is a solution. Higly nonunique. One can construct a better example. Let us try to solve
ut + x2ux = 0
for t < 0 with u(0, x) = 0. If we start the trajectory at some t < 0 it may b low up before
time 0. Solving x˙ = x2 yields x(s) = (c − s)−1. x = x(t) yields c = t + x−1 and the
trajectory x(s) = x
1+x(t−s) . Blows up when x > 0 and s = t+ 1
x . If t+ 1
x < 0 or 1+tx < 0.
it is now possible to construct a non zero solution u. u(t, x) = 0 if 1 + tx 0. Otherwise
we take
u(t, x) = f

1 + xt

if (1+xt) < 0. If we take f to be a nice smooth compactly supported function on [−2,−1]
we have an example of a nontrivial u.
There are equations that are slight modifications that can be traeted as well. For instance
consider for t < T and x 2 Rd,
(10) ut+ < b(x),ru > +c(x)u + d(x) = 0 ; u(T, x) = g(x)
We use a trick. Let us add two new independent variables y and z that are one dimensional
so that we now have a problem in Rd+2. We look for a function U(t, x, y, z) satisfying
(11) Ut+ < b(x),rxU > +c(x)Uy + d(x) ey Uz = 0 ;U(T, x, y, z) = g(x)ey + z
If u satisfies (10) then U(t, x, y, z) = u(t, x)ey + z satisfies (11). The converse is true as
well. If U solves (11) so does U(t, x, y.z + a) − a for every a. But the boundary values
are the same. By uniqueness it follows that U(t, x, y, z + a) = U(t, x, y, z) + a. Therefore
U(t, x, y, z) = z + V (t, x, y). The function V will satisfy the equation
Vt+ < b(x),rxV > +c(x)Vy + d(x)ey = 0 ; V (T, x, y) = g(x)ey
If we let W(t, x, y) = e−bV (t, x, y + b), then W satisfies the same equation as V and
therefore W = V or V (t, x, y) = u(t, x)ey for some u and then u will satisfy (10). So let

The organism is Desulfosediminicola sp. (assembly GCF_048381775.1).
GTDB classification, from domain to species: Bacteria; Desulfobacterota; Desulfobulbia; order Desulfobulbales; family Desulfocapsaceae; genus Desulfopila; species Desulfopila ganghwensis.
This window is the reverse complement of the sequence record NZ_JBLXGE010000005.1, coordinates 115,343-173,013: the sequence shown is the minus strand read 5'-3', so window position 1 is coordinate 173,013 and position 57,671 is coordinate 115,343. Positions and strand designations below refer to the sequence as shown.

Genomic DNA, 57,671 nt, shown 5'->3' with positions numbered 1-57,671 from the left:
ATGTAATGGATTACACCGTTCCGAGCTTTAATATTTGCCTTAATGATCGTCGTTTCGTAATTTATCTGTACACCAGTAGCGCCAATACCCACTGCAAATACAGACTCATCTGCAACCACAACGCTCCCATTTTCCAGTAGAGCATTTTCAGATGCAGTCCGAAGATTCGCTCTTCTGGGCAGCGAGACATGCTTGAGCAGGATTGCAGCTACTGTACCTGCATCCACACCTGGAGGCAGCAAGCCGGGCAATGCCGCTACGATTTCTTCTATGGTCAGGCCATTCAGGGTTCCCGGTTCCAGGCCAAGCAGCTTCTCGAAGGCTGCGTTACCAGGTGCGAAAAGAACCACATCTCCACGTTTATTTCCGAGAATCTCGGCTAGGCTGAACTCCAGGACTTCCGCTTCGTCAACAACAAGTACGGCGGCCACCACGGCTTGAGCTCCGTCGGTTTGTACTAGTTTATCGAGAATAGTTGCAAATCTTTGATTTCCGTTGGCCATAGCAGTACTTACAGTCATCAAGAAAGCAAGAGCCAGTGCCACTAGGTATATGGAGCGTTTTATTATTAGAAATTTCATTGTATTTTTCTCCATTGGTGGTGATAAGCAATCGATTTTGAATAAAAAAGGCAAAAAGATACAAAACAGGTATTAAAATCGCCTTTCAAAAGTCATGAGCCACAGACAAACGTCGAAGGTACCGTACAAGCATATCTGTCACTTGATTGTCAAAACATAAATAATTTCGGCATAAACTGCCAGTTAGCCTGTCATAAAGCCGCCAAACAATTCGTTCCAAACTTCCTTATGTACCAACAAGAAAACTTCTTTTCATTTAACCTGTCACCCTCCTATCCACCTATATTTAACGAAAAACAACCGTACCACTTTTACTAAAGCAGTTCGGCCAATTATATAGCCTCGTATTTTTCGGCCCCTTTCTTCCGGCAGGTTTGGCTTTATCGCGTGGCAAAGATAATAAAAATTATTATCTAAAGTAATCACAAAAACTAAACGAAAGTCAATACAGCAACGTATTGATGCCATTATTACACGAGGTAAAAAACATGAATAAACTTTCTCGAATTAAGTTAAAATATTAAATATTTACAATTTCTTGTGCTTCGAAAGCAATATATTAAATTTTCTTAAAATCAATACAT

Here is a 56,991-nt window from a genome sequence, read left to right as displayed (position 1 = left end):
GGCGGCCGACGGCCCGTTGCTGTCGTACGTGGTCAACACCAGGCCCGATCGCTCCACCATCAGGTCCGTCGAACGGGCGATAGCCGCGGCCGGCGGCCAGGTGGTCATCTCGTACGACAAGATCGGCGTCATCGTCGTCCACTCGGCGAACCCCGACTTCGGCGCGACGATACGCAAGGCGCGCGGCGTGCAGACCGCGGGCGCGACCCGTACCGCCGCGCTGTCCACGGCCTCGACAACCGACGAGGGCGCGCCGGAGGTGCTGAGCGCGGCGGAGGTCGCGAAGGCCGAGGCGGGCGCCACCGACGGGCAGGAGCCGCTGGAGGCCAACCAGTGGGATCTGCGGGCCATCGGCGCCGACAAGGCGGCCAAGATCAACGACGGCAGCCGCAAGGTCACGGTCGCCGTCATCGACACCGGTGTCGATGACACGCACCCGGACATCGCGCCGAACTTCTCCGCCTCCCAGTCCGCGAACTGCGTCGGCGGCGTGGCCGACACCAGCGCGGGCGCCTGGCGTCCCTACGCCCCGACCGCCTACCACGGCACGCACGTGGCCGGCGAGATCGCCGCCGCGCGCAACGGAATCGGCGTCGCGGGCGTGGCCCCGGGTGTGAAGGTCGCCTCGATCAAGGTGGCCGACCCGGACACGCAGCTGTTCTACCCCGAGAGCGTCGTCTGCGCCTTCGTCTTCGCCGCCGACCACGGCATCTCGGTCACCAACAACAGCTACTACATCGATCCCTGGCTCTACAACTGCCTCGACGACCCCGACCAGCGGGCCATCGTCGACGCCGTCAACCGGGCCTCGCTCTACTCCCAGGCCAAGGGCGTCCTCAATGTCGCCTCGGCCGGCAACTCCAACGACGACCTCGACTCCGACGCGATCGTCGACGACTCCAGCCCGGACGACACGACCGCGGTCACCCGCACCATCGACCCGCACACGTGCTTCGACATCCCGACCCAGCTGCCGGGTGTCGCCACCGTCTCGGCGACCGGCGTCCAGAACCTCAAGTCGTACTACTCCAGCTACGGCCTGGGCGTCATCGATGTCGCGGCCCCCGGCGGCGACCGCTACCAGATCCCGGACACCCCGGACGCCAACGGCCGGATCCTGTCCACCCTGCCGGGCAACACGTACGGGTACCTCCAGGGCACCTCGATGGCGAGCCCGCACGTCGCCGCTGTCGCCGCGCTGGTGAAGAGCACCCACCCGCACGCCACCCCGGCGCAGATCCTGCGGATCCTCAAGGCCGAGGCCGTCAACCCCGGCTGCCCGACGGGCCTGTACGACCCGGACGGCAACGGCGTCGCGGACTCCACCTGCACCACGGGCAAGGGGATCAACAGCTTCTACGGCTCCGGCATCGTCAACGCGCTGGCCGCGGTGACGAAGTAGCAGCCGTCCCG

us solve (11). We need to solve the ODE
x˙ (t) = b(x(t)) ; y˙(t) = c(x(t)) ; z˙(t) = d(x(t))ey(t))
If we first solve for x(·), then
y(t) = y(s) +
Z t
z(t) = z(s) +
Z t
d(x( ))ey( )d
We can write
U(t, x, y, z) = g(x(T))ey(T) + z(T)
= g(x(T))ey+
c(x(s))ds + z +
c(x( ))d ds
u(t, x) = V (t, x, 0, 0) = g(x(T))e
c(x(s))ds +
c(x( ))d ds
is the solution of (10).
Let us look at the simplest equation ut + aux = 0 for some constant a with the boundary
condition u(T, x) = f(x). Then u(t, x) = f(x+a(T −t)) is the solution. We might attempt
to solve it on a grid of points {jh, kh)} with a small h and j and k running over integers.
For simplicity let us take T = 0. Then our equation can perhaps be approximated by
u((jh, kh) − u((j − 1)h, kh) + a[u(jh, (k + 1)h) − u(jh, kh)] = 0
In particular
u((j − 1)h, kh) = (1 − a)u(jh, kh) + au(jh, (k + 1)h)
which allows us to evaluate u on t = (k −1)h knowing its values on t = kh. We start with
k = 0 and work backward in time steps of h . After roughly t
h steps we should get roughly
u(t, ·) if h is small enough. Do we?
If 0 a 1, there is no problem. It is easy to show that
u(−nh, 0) =


(1 − a)n−rarf(rh) ! f(at)
( Law of Large numbers for the Binomial!)
On the other hand if a = 2 it is a mess. For example the term with r = n is (−1)n2nf(nh)
which is a huge term. The answer, even if it is correct, comes about by a delicate cancellation
of lots of very big terms. Very unstable both mathematically if f is not smooth
and computationally if we have to round off. Our discretization is stable if 0 a 1
and perhaps not so stable otherwise. In all of these cases u(jh, x) is a weighted average
of (u(j + 1)h, ·). In the stable case the weights are nonnegative. If the weights are both
positive and negative then the sum of the absoulte values of the weights will exceed one
and iteration may increase it geometrically. We can buy ourselves some breathing space
by not insisting that the lattice spacing be equal in t and x. Our grid could be (jh, k ).
The relative sizes of and h to be chosen with some care.
3*. For solving the equation ut+b(x)ux = 0 starting from T = 0 with a value u(T, x) = f(x)
we can construct a difference scheme of the form
[u((jh, k ) − u((j − 1)h, k )] + b(x)

[u(jh, (k + 1) ) − u(jh, k )] = 0.
When is this stable? For a given b how will you choose h and so that the approximation
is stable?